Antwerp is a city of performing artists and it would be a shame to visit without spending an evening at one of the many venues. Each night there's comedy, theater, ballet, music… You name it, Antwerp's got it. The following is just a small selection of places to check out. As most of the theater events are in Dutch, I tried to only incorporate places that also schedule other languages or events at which language isn't an issue.
The Stadsschouwburg is where all the big productions go. That mainly means big musicals, famous ballets and international shows, stand-up comedians, and singers. The program here is very diverse and offers a good mix of national and international shows.
The Arenbergschouwburg has a big and a small theater hall for which it programs theater, dance, music and stand-up comedy. Word-based performances are usually in Dutch, but the dance and music performances can be enjoyed by anyone.
De Roma lies just outside of Antwerp, in Borgerhout, but it's worth mentioning as it's the place to go to for a little bit of everything, from classical music to hip hop performances, from alternative movies to lectures on global issues and from nationally known bands to thé dansants.
Sportpaleis and Lotto Arena
These two big concert halls are located in Deurne, but easy to get to from Antwerp by public transportation. I've included them here because they're the two places where you can see big international (pop) stars. You wouldn't be the first to combine a trip to Antwerp with a concert of your favorite singer!
At Trix you'll find beginning bands, smaller music styles and experimental concerts.
deSingel programs international dance, music and theater performances as well as exhibitions around architecture.
Want to party in a 16th-century church? You can at Café d'Anvers! It's one of the world's most renowned house clubs and has been making people dance since 1989.
Cafee Cabron is the hip version of a brown bar. It frequently programs both music bands and DJ's.
The Red&Blue is Antwerp's best known gay club. On Saturdays only men are allowed in.
Jazzcafé De Muze
Jazzcafe De Muze was founded in 1964 and still draws in crowds. Even when there's no performance going on, it can be hard to find a seat here. Too bad that prices go up whenever a band's playing (about three times a week), but the performances are free to attend.
There's quite a bit of Latin flavor in Antwerp, if you know where to look. One of the best known parties is the salsa night at Café Local, every first Sunday of the month.
Parks and open spaces
Truth be told, I can't say that Antwerp is a very green city. The city park lies outside of the city center and is squeezed in between three very busy roads. It's better now than it used to be, with the fairly new Park Spoor Noord in the north of the city, but I find that for the best green spots, you need to leave the city and go to the neighboring towns.
Rivierenhof is a 130 ha-big park in Deurne, a tram or bus ride away from Antwerp city center. There are several sports courts, a playground and a big pond where you can fish, but you can also just have a picnic on the grass or watch locals go for a run. In summer, weekly concerts are organized at the big open-air theater of the park. Some you have to get tickets for, but some are free.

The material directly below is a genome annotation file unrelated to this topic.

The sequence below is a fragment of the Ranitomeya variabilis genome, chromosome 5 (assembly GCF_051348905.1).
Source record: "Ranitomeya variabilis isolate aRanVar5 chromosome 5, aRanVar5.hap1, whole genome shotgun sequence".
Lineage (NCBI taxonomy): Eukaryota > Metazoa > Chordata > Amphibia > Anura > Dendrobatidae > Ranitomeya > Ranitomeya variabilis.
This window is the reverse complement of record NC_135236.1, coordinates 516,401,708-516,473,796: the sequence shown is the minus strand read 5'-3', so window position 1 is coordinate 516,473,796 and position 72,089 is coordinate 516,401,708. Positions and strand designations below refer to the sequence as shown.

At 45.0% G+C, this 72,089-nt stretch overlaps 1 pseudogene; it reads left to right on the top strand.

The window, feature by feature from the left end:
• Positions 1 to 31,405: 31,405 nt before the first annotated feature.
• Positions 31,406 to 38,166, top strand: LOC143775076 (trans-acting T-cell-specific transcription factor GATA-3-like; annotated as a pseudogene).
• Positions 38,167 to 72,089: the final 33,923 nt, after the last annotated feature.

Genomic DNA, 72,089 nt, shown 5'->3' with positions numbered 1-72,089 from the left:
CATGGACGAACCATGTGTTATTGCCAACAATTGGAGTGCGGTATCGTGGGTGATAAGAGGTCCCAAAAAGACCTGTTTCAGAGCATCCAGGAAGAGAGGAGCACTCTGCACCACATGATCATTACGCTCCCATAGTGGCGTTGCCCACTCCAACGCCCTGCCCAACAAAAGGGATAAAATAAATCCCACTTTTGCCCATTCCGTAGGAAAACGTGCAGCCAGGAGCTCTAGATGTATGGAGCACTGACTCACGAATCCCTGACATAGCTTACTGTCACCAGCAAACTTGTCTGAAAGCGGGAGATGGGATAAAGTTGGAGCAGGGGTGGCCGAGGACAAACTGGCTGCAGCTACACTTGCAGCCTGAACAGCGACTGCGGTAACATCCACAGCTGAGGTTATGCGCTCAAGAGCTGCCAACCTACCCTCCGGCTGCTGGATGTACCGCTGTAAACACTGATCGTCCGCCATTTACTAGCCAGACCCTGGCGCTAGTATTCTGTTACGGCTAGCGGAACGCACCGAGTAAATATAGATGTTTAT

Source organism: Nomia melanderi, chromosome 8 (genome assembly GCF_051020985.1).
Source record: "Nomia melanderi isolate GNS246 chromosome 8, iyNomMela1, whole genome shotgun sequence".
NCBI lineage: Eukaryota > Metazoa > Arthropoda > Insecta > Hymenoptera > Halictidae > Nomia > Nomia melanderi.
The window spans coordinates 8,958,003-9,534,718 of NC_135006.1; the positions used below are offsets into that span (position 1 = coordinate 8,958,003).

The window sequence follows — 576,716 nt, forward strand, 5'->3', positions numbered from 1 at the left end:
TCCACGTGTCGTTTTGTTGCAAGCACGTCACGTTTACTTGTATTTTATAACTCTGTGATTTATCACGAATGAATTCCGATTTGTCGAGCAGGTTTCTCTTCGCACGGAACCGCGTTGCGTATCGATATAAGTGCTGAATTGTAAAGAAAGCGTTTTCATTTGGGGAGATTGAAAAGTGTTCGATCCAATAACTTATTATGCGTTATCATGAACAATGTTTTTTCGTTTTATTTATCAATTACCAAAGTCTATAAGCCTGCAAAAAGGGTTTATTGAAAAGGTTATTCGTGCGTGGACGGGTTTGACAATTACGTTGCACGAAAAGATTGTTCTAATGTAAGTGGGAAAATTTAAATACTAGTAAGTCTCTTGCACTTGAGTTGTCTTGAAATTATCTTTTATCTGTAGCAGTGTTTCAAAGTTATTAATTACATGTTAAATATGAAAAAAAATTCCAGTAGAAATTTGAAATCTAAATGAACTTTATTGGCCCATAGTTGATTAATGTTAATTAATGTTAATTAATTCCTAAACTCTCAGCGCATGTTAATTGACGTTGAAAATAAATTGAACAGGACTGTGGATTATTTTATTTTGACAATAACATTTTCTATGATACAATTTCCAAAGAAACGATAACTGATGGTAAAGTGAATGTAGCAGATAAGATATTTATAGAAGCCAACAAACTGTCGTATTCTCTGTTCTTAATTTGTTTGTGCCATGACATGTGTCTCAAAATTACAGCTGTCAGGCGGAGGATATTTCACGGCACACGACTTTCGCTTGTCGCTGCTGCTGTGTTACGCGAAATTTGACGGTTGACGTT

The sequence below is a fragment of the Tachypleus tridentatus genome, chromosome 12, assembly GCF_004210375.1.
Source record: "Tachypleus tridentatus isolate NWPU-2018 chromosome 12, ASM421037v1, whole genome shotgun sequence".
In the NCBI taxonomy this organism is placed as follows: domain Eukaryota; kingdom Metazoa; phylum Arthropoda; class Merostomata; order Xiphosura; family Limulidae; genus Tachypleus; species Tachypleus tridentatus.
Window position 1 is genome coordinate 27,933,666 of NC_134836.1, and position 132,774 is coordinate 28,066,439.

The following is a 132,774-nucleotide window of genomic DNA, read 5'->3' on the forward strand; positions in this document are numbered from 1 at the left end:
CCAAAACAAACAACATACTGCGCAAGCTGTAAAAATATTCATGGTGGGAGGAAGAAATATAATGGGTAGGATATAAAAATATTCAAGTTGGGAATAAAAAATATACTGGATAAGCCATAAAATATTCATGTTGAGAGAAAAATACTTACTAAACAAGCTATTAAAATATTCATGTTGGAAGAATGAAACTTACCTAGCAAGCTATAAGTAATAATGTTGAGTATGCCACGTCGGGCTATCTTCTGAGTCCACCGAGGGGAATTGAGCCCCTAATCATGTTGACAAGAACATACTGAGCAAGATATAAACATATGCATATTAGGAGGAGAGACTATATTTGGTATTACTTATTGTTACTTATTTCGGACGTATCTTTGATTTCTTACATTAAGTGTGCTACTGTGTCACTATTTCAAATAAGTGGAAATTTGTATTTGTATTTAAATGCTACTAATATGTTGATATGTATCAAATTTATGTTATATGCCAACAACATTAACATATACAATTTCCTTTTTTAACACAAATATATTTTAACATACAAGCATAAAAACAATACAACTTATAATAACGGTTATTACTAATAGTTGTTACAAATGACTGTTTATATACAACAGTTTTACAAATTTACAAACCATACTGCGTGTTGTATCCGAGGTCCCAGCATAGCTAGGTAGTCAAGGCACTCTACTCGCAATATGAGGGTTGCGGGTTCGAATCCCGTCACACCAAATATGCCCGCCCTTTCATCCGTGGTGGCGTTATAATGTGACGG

Turnhoutsebaan 232, Deurne
The Nachtegalenpark consists of three different parks: Vogelenzang, Middelheim and Den Brandt, that each have their own identity. Vogelenzang is more of a traditional park, with ponds and a playground, where Middelheim is an open air museum with sculptures on display. Quite special! Technically still part of Antwerp, you do need to take the bus from the city center to get here.
More things to do in Antwerp
At brewery De Koninck you can learn all about the history of beer in Antwerp and how to pour a perfect “bolleke”. You'll get a look at the big brewery hall and will be able to sample some of the breweries beers in the bar after the tour is over.
The Antwerp Zoo is located right outside the main entrance of Antwerp Central Station and houses around 5,000 animals. You can easily spend a full day here, with or without kids.
Koningin Astridplein 26
Pedestrians and cyclists who want to go from Antwerp's left shore to its right shore and vice versa, can use a tunnel that was built in 1933. The entrance buildings aren't that special, and neither is the tunnel itself, but the original wooden escalators are works of art.
Cathedral of our Lady
It took 169 years to build the Cathedral of Our Lady and still it was never completely finished. The cathedral is a UNESCO World Heritage Site and can be visited daily. A bit of a shame is that you need to pay an entrance fee to do so, unless you attend a service there.
1. What is Antwerp best known for?
The city of Antwerp is mostly known for its many museums, its world-renowned fashion school and its diamonds.
Antwerp has been famous for diamonds since the 16th century. It has a proper diamond district and is home to four important diamond markets – the “Fair for Diamand Trade”, the “Antwerp Diamond Club”, the “Free Diamond Trade”, and the “Antwerp Diamond Circle”. Today, Antwerp is home to around 1,500 diamond companies. They process 85% of the world's rough diamonds, 50% of the world's polished diamonds and 40% of the world's industrial diamonds.
2. How many days do you need to visit Antwerp?
Because Antwerp is a rather compact city, it's possible to see some of the most important sights in just one day but I do recommend staying at least two or three days.
3. Is Antwerp expensive to visit?
In the rest of Belgium, Antwerp is known as a bit of a “fancy” town. You'll easily pay between €3 and €4 for a coffee and main courses will usually cost €18 or more but overall, it's definitely not more expensive than other popular cities in Western Europe and it's less pricey than, for example, London.
And that's it! I hope this Antwerp guide will help you plan your own fun getaway to this city.